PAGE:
Craft eyes are better to use if you are concerned about toy safety when giving the toy to a baby or young child. For a baby it is better still to hand sew the eyes on like the Baby-safe Bunny. See embroidered eyes/ knots next…
5. Embroidered eyes French/Colonial Knots:
You can use any cross-stitch thread or Perle cotton to embroider your toys eyes which is very easy to find at the local sewing and haberdashery shop. The thicker threads will give a bigger knot so a bigger eye. It takes a bit of practice to get a knot right but once you have learned how to make a French knot/ Colonial knot, they are really quick and easy! I used the knots for my Baby-safe Bunny so they are totally safe for babies – YAY!
6. Embroidered Felt eyes:
Felt, both synthetic felt and wool felt can be found at the local sewing and haberdashery shop. Cut your eyes from felt (the patterns will have a template for the specific toy you are making eg. Crocodile Steve, Scrap Snakes and Kiki Koala.) and use a non-toxic fabric glue to hold the felt in place. I like to stitch the eyes to the head by embroidering the felt eye with a contrasting colour thread. Either a blanket stitch or just some large stitches like I did with the crocodile’s eyes. Again, totally safe for babies!
7. Fabric eyes – Googly Eyes:
Use up your fabric scraps
to make GOOGLY eyes!
All the Funky Friends Factory toy patterns with googly eyes (Prince Charming Frog, Gertie Gecko Heat Pack, Snugglies Dinosaurs, Party Animal ) have instructions to explain this in better detail, but they are very simple to make.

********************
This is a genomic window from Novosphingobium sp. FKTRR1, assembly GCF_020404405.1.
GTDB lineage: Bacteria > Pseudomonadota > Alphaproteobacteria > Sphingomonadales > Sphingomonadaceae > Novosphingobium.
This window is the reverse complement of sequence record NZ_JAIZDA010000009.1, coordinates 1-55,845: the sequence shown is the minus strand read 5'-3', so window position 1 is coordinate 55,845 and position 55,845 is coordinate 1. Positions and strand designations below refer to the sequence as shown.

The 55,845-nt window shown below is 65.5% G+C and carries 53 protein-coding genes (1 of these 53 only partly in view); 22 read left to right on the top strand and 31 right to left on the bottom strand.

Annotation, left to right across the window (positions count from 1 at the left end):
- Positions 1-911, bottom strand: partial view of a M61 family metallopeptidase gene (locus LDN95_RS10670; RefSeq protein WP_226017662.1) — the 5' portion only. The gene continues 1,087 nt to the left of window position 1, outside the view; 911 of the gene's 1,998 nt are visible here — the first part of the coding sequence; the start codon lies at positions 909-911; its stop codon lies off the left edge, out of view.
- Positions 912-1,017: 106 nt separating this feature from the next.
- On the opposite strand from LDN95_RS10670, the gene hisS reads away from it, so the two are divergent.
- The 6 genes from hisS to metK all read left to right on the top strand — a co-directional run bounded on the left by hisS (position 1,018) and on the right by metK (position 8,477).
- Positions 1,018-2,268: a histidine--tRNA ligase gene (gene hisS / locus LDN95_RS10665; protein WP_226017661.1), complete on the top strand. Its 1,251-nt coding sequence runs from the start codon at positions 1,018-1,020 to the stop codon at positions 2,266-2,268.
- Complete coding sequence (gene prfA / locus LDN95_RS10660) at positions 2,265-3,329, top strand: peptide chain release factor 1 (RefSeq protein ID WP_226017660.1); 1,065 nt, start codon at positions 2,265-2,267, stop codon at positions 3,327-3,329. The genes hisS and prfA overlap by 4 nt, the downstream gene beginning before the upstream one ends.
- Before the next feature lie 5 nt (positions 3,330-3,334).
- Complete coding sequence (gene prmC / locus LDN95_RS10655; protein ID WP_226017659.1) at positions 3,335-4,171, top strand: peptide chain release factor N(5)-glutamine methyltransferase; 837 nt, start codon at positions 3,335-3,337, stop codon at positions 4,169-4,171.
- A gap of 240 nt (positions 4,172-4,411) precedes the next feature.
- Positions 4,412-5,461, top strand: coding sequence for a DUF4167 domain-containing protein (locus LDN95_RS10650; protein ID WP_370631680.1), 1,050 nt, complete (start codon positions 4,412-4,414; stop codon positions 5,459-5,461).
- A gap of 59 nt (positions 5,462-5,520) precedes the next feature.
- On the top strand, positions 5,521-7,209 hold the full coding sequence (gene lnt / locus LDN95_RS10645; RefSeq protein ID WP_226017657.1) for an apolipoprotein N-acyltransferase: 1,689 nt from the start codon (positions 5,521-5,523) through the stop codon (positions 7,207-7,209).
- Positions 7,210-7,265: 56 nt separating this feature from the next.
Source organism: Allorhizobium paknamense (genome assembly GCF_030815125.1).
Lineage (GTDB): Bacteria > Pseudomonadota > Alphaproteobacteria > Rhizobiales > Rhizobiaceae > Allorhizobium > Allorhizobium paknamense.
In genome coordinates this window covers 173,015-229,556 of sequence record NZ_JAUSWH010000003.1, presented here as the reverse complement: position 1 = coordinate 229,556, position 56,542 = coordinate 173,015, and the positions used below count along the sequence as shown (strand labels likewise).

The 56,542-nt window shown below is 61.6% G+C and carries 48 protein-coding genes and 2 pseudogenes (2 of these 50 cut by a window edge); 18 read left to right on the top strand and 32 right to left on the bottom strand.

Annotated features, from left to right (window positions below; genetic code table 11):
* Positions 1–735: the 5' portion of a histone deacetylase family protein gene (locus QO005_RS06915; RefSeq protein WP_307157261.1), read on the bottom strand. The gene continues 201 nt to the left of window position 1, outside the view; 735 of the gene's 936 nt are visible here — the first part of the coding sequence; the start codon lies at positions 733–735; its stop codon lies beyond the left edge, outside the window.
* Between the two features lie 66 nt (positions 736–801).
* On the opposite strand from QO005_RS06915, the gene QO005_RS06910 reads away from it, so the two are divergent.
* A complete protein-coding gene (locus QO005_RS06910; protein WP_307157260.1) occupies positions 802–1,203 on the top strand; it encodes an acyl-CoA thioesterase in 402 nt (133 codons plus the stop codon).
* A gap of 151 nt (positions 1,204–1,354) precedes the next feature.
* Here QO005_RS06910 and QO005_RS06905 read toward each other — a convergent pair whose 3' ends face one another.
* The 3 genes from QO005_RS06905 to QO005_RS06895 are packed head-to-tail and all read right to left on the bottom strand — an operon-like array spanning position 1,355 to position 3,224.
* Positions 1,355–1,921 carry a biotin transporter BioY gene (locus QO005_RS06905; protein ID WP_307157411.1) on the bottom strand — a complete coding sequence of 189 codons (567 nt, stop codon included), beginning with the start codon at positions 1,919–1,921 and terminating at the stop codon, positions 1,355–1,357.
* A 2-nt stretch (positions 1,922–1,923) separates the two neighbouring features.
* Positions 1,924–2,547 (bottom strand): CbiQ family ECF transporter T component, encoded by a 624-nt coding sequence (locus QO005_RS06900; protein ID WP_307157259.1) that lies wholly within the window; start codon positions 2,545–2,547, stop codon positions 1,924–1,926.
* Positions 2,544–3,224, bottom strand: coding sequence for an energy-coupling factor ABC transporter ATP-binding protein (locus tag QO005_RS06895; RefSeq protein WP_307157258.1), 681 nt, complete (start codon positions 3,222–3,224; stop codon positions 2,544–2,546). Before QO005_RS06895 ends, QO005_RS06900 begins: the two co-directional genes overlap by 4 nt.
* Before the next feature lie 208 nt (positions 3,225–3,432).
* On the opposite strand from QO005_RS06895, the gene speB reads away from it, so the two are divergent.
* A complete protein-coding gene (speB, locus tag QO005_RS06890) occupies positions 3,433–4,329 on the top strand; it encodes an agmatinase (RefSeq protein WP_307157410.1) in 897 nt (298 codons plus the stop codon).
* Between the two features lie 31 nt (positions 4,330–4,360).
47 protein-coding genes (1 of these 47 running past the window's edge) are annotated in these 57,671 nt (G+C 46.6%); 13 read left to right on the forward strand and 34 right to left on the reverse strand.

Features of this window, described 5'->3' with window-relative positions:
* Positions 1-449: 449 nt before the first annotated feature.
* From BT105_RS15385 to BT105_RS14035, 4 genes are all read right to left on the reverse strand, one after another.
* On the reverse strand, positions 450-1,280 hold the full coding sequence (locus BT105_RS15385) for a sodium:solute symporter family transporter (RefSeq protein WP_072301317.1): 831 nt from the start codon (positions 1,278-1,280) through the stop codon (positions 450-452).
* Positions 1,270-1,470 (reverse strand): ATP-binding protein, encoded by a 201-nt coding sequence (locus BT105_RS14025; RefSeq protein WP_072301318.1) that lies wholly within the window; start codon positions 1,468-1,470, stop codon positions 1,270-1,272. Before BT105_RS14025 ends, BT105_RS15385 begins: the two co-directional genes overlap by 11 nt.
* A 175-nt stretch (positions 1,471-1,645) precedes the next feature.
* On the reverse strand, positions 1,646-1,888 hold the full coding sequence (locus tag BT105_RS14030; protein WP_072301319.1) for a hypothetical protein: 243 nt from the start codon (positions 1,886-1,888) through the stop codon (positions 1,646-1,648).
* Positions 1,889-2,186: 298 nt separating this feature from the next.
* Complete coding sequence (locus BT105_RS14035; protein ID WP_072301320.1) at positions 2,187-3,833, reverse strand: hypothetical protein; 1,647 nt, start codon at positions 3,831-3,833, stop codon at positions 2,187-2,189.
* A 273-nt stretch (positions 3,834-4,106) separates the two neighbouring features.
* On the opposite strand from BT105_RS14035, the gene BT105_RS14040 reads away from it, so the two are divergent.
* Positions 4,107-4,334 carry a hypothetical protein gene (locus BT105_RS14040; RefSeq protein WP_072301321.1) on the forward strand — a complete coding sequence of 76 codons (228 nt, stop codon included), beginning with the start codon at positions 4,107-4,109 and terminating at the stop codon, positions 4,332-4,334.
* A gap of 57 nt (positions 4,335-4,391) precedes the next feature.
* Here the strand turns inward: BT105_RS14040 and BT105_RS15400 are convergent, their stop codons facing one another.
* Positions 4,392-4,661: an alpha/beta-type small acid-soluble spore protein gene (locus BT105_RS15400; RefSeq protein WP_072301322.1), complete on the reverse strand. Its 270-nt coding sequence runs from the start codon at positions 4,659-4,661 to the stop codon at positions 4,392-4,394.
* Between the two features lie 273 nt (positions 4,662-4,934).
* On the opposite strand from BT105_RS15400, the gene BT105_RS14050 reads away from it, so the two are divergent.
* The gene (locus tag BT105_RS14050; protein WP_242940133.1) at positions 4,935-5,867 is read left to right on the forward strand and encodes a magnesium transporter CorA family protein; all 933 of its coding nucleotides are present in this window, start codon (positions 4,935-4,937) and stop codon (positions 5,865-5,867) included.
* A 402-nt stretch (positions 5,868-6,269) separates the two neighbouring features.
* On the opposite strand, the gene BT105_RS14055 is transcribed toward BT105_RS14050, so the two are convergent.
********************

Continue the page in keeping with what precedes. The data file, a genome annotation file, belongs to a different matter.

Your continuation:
You cut a circle of fleece or stretch fabric, sew a row of longer stitches around the edge and pull tight to gather the circle into a cup/eyeball shape. Stuff a little bit of toy stuffing in the cup and pull very tight to make the googly eyeball! Sew lots of small stitches to hold the fabric nice and secure at the back. I use 2 glass pins to check the position of my toys’ pupils, and this also holds the eye balls in place when I sew them to the head by hand. (Use a ladder stitch, or simply make sure your stitches are hidden ‘under the eyeball!). You CAN hand sew the black pupils to make the googly eyes totally safe for babies too!
Hopefully you have got lots of ideas for making the eyes for your next homemade stuffed toy!
If you have any other ideas or tips for making toy eyes, please leave a comment to let us know!
Till next time…
Wendy just emailed me a great tip for inserting safety eyes
“When I used the safety eyes for my first Honey bear, the tiny eye went through the fleece. So, the next time I put a little piece of fabric with a touch of spray adhesive on to the inside of the fleece where the eyes were to go. This time the eyes stayed put. This worked for me, maybe it will help someone else.”
(Thanks, Wendy, that’s a very clever tip!)